Shaul Kelner. Tours that Bind: Diaspora, Pilgrimage, and Israeli Birthright Tourism. New York: New York University Press, 2010. 304 pp. $35.00 (cloth), ISBN 978-0-8147-4816-9.
Reviewed by Sylvia Barack Fishman (Brandeis University)
Published on H-Judaic (April, 2011)
Commissioned by Jason Kalman
Analyzing What Israel Trips Can Tell Us about Jewishness Today
Israel trips, often discussed within the framework of informal Jewish education, are set within a larger context in this brilliant analysis of the role that tourism has come to play for Jews and other dispersed populations in the twenty-first century. Shaul Kelner's study, winner of the Association of Jewish Studies' Jordan Schnitzer Prize for the best book in the social sciences category, is a different type of intellectual enterprise than the numerous reports on specific Israel trips that focus on demographic displays and graphs of measurable impacts. Kelner lucidly lays out evolving conceptual structures in the field of diasporic homeland tourism, illuminating a spectrum of intellectual trends, and using them both to enrich nuanced understandings of the larger significance of the Israel trip in contemporary Jewish life and to portray Israel trips as part of "broader transnational trends that are gaining momentum worldwide" (p. xx).
Kelner explores the reasons that tourism has become an important topic in social scientific study today. Certain types of tourism are devoted to "political socialization," in that they "foster identification with a nation-state" in which the tour consumers do not reside. Diaspora tourism enables diasporans with no "direct social and material ties" to the country that is being represented as a "homeland" to visit a place that exhibits both "familiarity and strangeness," and to "actively position themselves in relation to it" (p. 17). This has been particularly true, of course, in regard to Israel, since few Jews traced "any immediate ancestry to the place," but with the rise of American ethnics many generations removed from immigration it is relevant to other diasporic groups as well. Within these carefully constructed tours, there is an implicit and sometimes explicit advocacy for multiculturalism: "they assert the legitimacy of maintaining sentimental ties with foreign countries and reject the notion that citizenship alone should define the boundaries of political community" (p. xx).
Tourism also attracts scholarly attention because it functions as a kind of magnet bringing together several different "actors" at the intersection of nationalistic consciousness and transnational, globally dispersed populations. Each category of actors--politicians and education professionals in the nation-state, NGOs supporting and professionals planning the tours, and tour consumers--have their own goals and play different roles. This makes for some very interesting divergences of intentionality and directionality. Thus, American Jewish policy planners and educators may look to Israel trips to "strengthen Jewish identity"--but, unlike their Israeli counterparts, they often have in mind a "specifically diasporic" identity, and care less about the centrality of Israel to American Jewishness (p. xx). Thus, while Israeli actors may be hoping for participants to be "better" Zionists, their American planners and supporters may be aiming for them to be "better" Jews and even better Americans, as in Horace Kallen's framing, a century ago, of the true America of multi-ethnic heritages, proudly upheld.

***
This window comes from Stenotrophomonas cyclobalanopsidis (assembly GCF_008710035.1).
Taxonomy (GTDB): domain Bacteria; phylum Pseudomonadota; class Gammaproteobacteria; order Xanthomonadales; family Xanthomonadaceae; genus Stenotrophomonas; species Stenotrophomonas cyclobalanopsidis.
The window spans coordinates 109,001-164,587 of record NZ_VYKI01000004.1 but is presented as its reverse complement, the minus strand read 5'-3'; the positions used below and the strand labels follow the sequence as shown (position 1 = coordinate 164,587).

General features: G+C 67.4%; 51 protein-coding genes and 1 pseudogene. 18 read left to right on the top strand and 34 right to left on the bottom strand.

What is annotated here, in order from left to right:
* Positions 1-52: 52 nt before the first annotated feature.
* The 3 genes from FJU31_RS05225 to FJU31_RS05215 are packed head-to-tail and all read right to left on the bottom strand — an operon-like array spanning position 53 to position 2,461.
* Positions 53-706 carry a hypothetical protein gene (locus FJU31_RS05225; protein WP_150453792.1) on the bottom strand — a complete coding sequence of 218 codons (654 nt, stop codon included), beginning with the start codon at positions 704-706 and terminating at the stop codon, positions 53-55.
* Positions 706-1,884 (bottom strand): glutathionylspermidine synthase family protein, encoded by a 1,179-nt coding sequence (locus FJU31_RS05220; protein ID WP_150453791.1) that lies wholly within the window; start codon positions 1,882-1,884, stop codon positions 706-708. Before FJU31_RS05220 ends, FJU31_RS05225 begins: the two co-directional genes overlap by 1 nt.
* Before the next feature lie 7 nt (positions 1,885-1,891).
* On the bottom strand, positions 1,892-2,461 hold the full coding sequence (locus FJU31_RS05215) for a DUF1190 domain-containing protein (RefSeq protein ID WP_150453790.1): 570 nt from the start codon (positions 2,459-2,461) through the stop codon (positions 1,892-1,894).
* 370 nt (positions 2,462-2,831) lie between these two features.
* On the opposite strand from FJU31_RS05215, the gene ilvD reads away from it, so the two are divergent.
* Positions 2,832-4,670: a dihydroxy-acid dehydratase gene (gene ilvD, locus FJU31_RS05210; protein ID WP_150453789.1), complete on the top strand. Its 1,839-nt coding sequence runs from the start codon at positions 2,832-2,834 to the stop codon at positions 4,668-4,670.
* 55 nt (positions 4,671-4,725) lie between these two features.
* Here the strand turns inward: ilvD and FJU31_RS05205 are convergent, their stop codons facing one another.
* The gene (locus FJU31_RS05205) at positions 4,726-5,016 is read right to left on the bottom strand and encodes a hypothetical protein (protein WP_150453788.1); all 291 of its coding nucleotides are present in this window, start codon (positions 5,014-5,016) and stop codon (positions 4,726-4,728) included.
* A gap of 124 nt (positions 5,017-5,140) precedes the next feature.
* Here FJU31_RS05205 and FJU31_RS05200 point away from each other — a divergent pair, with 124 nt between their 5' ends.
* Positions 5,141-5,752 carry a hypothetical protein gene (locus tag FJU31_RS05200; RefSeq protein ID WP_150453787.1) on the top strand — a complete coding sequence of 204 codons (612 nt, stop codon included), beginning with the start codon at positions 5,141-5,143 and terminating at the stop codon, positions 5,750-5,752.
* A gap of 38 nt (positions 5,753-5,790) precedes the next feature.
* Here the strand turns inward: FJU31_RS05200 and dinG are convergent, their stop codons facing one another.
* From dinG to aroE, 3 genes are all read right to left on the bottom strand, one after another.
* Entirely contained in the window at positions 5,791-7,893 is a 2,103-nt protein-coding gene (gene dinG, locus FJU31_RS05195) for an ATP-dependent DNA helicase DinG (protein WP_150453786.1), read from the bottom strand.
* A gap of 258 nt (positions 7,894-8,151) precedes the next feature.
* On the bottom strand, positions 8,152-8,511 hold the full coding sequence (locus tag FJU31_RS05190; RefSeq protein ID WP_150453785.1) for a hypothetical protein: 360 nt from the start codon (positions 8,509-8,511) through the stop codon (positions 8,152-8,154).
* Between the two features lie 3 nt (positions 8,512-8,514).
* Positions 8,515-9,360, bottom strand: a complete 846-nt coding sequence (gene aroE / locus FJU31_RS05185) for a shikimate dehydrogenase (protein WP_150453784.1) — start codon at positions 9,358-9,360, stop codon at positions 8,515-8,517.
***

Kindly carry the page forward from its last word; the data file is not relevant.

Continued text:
Clients who participate in an educational tour typically encounter a space that is neither a hermetically sealed "tourist bubble" nor a genuine, deep experience of quotidian Israeli life (p. 88). Israel and various sites in Israel are sacralized (p. 93) as tour professionals facilitate the "consumption of themed environments" (p. 96), framing the sightseeing, leisure activities, lectures, experiences, and shopping with the goal that attachments to Israel and Jewish social capital will both be enhanced, as Israel comes to seem like "a national homeland for them too." Kelner explains: "By setting up Israel as an object of symbolic consumption for gazing tourists, the homeland tours engage non-Israeli Jews in an essentially semiotic relationship with the nation-state. To the extent that they are successful, these diaspora-building projects foster a symbolic identification with Israel as a foundation on which pro-ethnic actions and relationships can then be built" (p. 89).